Hey, why don’t you take some time and reread this article: “Counting Carbohydrates Like a Pro: Practical Tips for Accurate Counts.”
OK. Wait. That’s not an imperative. I don’t mean you. No. Wait. Please. Don’t click away. Hold on. Just wait.
Have you started reading that article yet? Stop. Don’t read it. I didn’t intend for you to click away. I’m quite sure this blog entry isn’t about anything that you need help with.
You see, I’m not asking for those of you with diabetes to review how you count the number of carbohydrates in the meals, snacks, drinks, or anything it is you’re about to eat. There’s no lesson to be learned here. I’m not attempting to help you out or teach by example in this blog.
So I guess… well, just go. Go on. Continue to bolus as you’ve been bolusing, eat as you’ve been eating, and maintain the HbA1c you’ve been maintaining. All will be well. You don’t need to read any more of this.
See (for those of you still here), this blog is about me. I’m the one who needs to read the article. Again. As well as other articles like it. All of them: reread. At least one more time.
Why? Because I’m confessing to a new condition I just self-diagnosed, and I’m most definitely infected with it. It’s known as carb-count confidence underestimation creep.
Yes, that’s right. For nearly three years now I’ve lived with Type 1 diabetes, and when I was diagnosed, I spent hours in a diabetes education course learning about how to estimate the amount of carbohydrates in the foods I would eat. I listened to and read about portion sizes, food labels, fiber, carb factors, sugar alcohols, and a whole host of other terms and phrases too numerous to list in one little blog entry. I spent weeks adjusting to the many ways my body would react to its lack of a fully functioning pancreas and the introduction of synthetic insulin by injection (very soon thereafter replaced by insulin infused through an insulin pump). I fine-tuned my insulin-to-carbohydrate ratios by monitoring my blood glucose an hour after a meal — then two, three, four hours later — to see how close I was to 120 mg/dl, my target blood glucose.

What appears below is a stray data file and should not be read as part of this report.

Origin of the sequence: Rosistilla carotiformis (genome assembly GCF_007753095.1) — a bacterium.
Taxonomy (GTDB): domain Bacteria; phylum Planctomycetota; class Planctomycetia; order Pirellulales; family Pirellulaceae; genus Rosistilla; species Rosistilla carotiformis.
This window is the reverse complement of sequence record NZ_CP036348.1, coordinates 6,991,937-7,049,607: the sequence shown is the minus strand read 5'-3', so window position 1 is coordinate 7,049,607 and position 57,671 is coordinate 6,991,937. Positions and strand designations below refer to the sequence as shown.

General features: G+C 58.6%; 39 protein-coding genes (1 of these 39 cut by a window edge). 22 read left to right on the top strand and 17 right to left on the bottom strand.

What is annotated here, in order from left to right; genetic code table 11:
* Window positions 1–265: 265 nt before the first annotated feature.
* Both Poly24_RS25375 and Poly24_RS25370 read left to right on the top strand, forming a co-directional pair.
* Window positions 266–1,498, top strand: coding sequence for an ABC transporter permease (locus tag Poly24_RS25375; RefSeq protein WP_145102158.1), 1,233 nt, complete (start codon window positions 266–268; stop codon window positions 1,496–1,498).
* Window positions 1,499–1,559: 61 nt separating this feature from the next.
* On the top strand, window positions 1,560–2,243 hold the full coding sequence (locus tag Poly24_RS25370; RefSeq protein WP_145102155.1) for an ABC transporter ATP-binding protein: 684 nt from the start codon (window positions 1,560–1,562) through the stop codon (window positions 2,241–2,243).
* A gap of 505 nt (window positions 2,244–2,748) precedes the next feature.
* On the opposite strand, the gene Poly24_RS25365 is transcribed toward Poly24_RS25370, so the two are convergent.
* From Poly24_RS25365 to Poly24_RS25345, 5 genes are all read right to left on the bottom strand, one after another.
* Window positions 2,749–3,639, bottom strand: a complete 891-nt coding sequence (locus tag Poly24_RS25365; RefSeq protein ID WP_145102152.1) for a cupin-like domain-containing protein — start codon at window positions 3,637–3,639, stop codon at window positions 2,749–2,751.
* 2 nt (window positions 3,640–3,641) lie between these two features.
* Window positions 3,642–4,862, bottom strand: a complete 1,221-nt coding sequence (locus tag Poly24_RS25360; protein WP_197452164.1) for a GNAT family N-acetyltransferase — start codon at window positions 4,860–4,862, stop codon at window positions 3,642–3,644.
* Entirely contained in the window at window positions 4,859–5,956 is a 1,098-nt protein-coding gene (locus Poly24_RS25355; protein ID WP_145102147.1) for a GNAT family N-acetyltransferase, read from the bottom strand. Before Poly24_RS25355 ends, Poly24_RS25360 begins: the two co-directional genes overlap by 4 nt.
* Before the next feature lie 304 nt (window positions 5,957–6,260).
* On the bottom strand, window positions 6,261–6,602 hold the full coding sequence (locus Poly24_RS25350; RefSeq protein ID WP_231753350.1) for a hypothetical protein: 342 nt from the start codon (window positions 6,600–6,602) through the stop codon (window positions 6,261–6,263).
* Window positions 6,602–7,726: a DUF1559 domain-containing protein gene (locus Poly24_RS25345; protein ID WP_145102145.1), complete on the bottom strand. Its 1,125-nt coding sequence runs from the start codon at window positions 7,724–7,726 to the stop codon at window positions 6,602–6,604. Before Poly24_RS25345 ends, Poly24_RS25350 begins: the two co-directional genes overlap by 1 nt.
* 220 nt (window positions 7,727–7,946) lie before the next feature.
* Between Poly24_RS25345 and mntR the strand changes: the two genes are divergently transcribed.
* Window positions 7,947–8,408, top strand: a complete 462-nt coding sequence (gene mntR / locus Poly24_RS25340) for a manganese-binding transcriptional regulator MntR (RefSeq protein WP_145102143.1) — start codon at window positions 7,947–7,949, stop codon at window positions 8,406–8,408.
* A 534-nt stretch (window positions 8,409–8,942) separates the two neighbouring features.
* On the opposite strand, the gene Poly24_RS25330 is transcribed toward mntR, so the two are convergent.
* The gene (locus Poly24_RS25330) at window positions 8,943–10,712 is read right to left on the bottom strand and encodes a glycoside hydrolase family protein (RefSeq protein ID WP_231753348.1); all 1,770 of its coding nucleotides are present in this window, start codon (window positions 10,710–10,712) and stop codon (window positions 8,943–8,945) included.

After a while — after several months of a steep, steep learning curve — I got the whole thing down. Or, rather, I was pretty sure I’d figured it out and gained a knowledge about counting carbohydrates and bolusing for my meals that would serve me well for the rest of my life.
So I thought.
But time has a way of erasing some of our learning, not to mention inserting some habits that should never have been around to begin with. I realized last week that my initial, early diabetes education session, successful though it was, wasn’t enough to get me through the rest of my days with diabetes. I need recertification.
I need to review, as well as relearn, quite a few things. For the past few years I’ve had pretty good blood glucose averages, hit my bg targets quite often, had decent HbA1c readings at each visit to the endocrinologist, kept up with exercise and healthy diets. All the stuff we responsible persons with diabetes are supposed to do.
However — and there has to be a however, right? — slowly, but very surely, I noticed an increase in my blood glucose averages and my HbA1c.
While there are many factors that can influence an uptick in such numbers (exercise, diet, stress, holidays), last Thursday afternoon (New Year’s Eve) a lightbulb went on and I realized that one of the factors in these higher numbers may well be my own hubris.
In Part 2 Eric will talk more about his hubris and his carb-count confidence underestimation creep.
Source URL: https://www.diabetesselfmanagement.com/blog/time-to-review-carb-counting-part-1/
Eric Lagergren: Eric Lagergren was born in 1974 but didn’t give much thought to diabetes until March 2007, when he was diagnosed with Type 1. He now gives quite a bit of thought to the condition, and to help him better understand his life as a person with diabetes, he writes about it. Eric is the senior editor for the Testing Division at the University of Michigan’s English Language Institute in Ann Arbor. (Eric Lagergren is not a medical professional.)
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